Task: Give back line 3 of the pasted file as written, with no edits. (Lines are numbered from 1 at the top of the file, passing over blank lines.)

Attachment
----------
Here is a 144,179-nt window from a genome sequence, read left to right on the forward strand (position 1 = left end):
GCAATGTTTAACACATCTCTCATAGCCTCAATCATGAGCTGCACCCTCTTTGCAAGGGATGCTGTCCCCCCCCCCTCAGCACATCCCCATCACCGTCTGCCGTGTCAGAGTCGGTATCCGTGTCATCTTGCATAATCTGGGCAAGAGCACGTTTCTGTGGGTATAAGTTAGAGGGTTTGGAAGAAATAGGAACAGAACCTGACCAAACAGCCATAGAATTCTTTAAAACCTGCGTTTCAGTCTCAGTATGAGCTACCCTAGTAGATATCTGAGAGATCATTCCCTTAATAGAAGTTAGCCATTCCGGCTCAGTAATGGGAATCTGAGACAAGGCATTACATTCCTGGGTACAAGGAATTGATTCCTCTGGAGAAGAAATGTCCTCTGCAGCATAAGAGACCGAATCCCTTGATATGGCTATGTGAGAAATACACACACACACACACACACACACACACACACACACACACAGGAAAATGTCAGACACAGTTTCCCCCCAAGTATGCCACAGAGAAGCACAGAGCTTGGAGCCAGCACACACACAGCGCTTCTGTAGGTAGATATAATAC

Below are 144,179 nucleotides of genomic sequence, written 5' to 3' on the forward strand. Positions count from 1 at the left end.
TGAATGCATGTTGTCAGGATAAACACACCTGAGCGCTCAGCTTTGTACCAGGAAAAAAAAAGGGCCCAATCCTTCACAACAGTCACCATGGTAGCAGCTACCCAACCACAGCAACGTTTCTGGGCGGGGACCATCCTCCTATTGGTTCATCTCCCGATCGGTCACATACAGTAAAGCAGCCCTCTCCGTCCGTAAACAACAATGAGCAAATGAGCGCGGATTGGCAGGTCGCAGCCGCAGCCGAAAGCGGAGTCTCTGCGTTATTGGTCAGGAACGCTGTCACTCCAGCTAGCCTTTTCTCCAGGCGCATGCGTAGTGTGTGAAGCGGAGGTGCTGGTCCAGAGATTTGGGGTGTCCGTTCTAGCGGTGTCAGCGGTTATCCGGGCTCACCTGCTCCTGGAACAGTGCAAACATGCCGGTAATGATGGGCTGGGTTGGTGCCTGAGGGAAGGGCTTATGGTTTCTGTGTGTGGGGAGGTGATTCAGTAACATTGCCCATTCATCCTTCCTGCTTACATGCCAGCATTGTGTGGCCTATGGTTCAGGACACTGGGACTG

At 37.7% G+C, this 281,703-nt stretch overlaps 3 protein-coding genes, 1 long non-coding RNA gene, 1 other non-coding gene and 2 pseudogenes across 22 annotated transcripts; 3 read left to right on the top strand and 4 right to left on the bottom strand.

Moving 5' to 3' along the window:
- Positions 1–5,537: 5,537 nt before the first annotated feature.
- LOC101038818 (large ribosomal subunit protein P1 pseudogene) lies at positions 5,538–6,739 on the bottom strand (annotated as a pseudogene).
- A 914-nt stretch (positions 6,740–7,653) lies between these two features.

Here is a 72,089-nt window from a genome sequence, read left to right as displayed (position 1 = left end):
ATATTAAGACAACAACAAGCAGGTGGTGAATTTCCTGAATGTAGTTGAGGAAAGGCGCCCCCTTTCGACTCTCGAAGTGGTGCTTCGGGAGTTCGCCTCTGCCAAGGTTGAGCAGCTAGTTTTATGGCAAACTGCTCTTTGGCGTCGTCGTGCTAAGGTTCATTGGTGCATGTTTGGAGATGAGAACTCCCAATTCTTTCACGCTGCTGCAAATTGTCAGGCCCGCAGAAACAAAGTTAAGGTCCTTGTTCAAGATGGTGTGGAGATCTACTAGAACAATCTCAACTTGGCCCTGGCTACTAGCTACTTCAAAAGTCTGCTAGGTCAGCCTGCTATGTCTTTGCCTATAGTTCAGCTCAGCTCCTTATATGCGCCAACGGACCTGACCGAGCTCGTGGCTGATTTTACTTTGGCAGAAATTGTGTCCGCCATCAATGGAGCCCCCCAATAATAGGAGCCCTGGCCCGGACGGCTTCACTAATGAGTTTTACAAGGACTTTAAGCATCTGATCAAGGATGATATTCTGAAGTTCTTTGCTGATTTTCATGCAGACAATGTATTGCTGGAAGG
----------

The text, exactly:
Below are 144,179 nucleotides of genomic sequence, written 5' to 3' on the forward strand. Positions count from 1 at the left end.